LIVINGSTON, NJ — With a little help from their friends at Senior, Youth Leisure Services (SLYS) and on the Camuso Holiday Display Committee, the Livingston Advisory Committee for Disabilities (LACD) recently hosted two holiday events for special needs individuals that drew crowds to both the Camuso display and the community center.

At LACD’s annual holiday party, guests posed for photos with Santa, stopped at a gift table filled with varied selection of shirts, bags, puzzles and more, listened to holiday tunes from a local DJ and laughed together over pizza and desserts that they all brought to share.

In addition to LACD members and adult volunteers, many Livingston High School Key Club members and middle school students were also on hand to serve food, help with Santa pictures, mind the gift table and keep the party running smoothly.

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LACD chair Bob Gebroe noted that LACD/SYLS parties are always fun for all involved because they are “a triple win.”

“The many high school and middle school student volunteers who attend get to experience something that will give them a whole different perspective on every day living,” said Gebroe. “In addition, the LACD committee members who work so hard to make these parties the best that they can be know that they have improved the lives of so many people who are less fortunate, which is our mission. Finally, the special needs population is able to enjoy a fun-filled day with their friends and family and leave with a big smile on their faces, already looking forward to the next party.”

Committee member Alan Karpas agreed, adding that the LACD Holiday Party is the highlight of the year because there’s so much joy in the room.

“The attendees are so happy,” he said. “Volunteers go home with big smiles on their faces.”

After a week of snow squalls, rain and ice, members of the Camuso Holiday Display Committee worked tirelessly to dry pieces of the display to ensure that the light bulbs could be safely lit and animated characters could be turned on for an exclusive event for special needs individuals and their families.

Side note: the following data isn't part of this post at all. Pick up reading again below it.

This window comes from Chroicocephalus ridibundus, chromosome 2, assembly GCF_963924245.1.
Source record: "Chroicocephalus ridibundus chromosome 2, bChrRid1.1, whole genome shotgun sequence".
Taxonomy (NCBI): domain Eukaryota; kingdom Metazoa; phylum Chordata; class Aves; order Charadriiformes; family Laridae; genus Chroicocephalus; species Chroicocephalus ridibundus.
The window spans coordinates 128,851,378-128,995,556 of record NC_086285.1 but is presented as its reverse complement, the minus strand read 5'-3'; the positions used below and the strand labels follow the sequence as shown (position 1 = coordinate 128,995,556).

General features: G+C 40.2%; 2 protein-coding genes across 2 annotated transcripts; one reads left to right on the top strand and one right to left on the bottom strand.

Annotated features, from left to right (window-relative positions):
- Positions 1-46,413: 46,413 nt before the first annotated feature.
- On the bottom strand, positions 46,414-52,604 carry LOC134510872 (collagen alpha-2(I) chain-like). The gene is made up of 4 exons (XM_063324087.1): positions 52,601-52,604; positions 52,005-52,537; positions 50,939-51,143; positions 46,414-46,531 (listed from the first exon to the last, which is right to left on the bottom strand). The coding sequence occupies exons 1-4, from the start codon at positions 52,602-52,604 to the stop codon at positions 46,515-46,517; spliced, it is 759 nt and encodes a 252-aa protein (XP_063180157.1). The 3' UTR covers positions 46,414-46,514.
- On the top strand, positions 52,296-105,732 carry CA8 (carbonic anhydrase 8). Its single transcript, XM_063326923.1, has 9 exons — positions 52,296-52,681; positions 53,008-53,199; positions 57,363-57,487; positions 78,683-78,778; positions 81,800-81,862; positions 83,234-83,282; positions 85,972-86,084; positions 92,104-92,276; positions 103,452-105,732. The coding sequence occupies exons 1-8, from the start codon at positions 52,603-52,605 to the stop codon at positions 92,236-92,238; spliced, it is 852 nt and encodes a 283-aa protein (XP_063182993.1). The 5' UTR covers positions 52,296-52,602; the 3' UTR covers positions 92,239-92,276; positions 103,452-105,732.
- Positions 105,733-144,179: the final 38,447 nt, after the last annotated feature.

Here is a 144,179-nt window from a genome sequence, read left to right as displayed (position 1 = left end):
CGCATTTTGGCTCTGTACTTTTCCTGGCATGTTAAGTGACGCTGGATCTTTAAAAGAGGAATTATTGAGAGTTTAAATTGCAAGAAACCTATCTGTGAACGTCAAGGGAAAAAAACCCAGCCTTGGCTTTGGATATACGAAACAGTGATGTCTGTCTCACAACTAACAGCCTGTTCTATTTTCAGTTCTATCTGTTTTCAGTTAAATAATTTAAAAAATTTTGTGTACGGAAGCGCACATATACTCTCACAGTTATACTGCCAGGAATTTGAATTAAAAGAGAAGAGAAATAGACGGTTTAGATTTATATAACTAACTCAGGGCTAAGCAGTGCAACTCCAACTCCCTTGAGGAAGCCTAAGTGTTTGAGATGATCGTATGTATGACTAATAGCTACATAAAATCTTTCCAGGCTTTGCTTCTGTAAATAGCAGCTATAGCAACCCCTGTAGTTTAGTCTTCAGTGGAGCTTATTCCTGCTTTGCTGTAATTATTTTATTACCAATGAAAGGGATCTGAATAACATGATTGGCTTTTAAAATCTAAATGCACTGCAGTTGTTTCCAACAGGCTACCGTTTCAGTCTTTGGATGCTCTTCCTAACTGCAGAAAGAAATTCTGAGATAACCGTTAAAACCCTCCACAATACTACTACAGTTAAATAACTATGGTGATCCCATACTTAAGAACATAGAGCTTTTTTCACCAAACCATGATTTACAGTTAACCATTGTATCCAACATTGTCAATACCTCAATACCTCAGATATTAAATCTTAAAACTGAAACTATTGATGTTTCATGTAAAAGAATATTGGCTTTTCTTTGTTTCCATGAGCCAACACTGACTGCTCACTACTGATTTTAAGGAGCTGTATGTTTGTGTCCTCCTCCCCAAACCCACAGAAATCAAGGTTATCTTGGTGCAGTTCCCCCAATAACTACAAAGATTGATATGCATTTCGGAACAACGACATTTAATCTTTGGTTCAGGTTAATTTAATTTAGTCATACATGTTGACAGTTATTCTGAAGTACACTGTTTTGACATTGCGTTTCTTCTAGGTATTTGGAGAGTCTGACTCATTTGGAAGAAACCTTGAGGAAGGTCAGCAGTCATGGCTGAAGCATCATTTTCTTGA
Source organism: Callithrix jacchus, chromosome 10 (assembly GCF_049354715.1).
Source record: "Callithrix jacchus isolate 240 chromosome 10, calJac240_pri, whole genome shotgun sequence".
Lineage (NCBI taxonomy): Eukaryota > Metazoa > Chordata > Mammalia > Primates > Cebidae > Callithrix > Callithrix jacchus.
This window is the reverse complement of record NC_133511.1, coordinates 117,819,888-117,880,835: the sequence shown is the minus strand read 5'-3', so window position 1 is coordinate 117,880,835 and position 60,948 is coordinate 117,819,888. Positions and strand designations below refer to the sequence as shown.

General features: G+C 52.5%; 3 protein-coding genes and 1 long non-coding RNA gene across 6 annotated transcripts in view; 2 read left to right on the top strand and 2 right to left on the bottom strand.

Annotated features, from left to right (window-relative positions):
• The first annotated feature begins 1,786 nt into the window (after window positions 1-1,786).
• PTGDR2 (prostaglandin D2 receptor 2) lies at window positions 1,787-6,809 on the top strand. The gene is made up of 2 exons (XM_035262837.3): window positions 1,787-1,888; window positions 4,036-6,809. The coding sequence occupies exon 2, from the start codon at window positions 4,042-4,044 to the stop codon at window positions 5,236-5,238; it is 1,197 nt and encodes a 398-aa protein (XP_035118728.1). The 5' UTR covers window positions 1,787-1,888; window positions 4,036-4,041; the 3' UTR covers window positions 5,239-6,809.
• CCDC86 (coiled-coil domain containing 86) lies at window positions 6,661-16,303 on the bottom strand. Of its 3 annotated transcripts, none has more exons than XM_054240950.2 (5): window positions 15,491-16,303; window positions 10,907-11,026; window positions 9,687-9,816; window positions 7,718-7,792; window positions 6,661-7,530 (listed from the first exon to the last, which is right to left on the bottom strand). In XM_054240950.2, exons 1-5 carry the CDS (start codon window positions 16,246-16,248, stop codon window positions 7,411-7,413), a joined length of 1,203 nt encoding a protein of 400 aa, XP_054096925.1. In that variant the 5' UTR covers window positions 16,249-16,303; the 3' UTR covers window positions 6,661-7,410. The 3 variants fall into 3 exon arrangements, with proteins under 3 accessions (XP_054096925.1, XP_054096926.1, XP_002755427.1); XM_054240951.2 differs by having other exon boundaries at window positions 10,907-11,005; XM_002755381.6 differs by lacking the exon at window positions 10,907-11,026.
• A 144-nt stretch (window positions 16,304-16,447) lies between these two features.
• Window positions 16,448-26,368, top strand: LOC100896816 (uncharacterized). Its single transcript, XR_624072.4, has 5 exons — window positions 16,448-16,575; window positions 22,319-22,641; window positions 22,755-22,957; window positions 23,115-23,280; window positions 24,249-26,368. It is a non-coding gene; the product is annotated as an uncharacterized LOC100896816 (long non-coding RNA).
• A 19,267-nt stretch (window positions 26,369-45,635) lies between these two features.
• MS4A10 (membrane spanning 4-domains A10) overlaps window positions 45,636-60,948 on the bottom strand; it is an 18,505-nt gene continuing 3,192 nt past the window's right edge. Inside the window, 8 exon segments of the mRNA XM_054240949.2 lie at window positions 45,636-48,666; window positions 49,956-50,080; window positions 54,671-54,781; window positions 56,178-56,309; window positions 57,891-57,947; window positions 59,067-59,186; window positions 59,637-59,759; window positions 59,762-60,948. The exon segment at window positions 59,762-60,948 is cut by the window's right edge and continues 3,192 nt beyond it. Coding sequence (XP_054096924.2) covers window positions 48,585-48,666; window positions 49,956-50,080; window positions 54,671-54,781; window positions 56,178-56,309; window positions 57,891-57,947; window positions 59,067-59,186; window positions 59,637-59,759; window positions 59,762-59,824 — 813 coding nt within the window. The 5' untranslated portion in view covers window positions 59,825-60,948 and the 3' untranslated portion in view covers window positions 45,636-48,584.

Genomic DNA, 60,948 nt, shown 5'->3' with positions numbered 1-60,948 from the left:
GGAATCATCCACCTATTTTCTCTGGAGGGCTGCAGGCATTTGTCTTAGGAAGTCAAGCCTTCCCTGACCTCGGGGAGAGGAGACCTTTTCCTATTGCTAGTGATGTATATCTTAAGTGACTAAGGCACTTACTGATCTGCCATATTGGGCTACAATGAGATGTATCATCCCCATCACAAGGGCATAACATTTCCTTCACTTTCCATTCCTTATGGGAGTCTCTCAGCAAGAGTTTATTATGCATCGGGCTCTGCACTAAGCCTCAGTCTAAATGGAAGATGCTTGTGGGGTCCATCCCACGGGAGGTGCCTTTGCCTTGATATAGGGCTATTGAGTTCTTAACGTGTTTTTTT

Chief Elf Tom Cooney commented that after many years of practice, the Camuso Holiday Display Committee has become accustomed to “clearing snow, dealing with rain and flooding, mud, wind and freezing temperatures,” but stated that this was the first time an ice storm has brought the display “to a standstill.”

Last week, a large tree mounted with snowflakes was completely encased in ice, which resulted in falling branches that damaged some scenes. And despite the unique beauty of the ice-covered characters, Cooney explained that it would have been a risk to turn them on.

Although the display was temporarily closed to ensure visitor safety, sunlight finally began to melt the ice, and several electric heat guns—which are “sort of like hair dryers on steroids,” according to Cooney—were purchased to speed up the re-opening process in time for the LACD event.

“It took all day, but a group of us was able to carefully melt enough ice off the moving characters and free up anything/everything including the mechanical tree and motor that had also been frozen in place,” said Cooney, adding that the heat guns reach temperatures of 1,100 degrees. “Once everything was seemingly de-iced, we slowly tested every scene. The characters worked and the breakers held so we opened that night and have been open since.” 

Thanks to the volunteers’ efforts, many children and parents attended the LACD event, which featured a special appearance from Santa, a petting zoo, horseback rides and a horse-drawn carriage.

As a volunteer committee appointed by the township council, the LACD “advocates for improved accessibility, enhanced programming and any issues of concern for persons with disabilities,” according to the LACD Facebook page.  

Other popular LACD events include a spring party and a Halloween party, which also follow the committee’s mission of improving the lives of people with special needs and their families.

This year, the LACD has continued its dedication to the special needs community with the following programs:

  • After School Sports Programs – October to May, Monmouth Court
  • Abilities Expo – Resource Fair cosponsored by Livingston Public Schools
  • Shine a Light on Autism Night – Awareness walk and event
  • Social Events – Annual Halloween, Holiday and Spring parties
  • Volunteer Fair – Residents learn about volunteer opportunities
  • Welcome to Livingston Event – New residents learn about town services
  • Kiwanis ARC Day –Kiwanis Karnival is open exclusively to special needs individuals
  • LACD Talent Show – Special needs individuals showcase their talents
  • Parents Night Out – Parents of special needs children enjoy a night out while their kids socialize and play in a safe environment.
  • Dad’s Night Out – Monthly free support group for dads of children with special needs
  • Autism Moms Courage Circle – Free monthly support group for moms of children on the autism spectrum

The committee meets on the first Thursday evening of every month at the Livingston Public Library, where the committee often hosts speakers from various community organizations.
Click HERE for more information about LACD or contact lacdnj@gmail.com.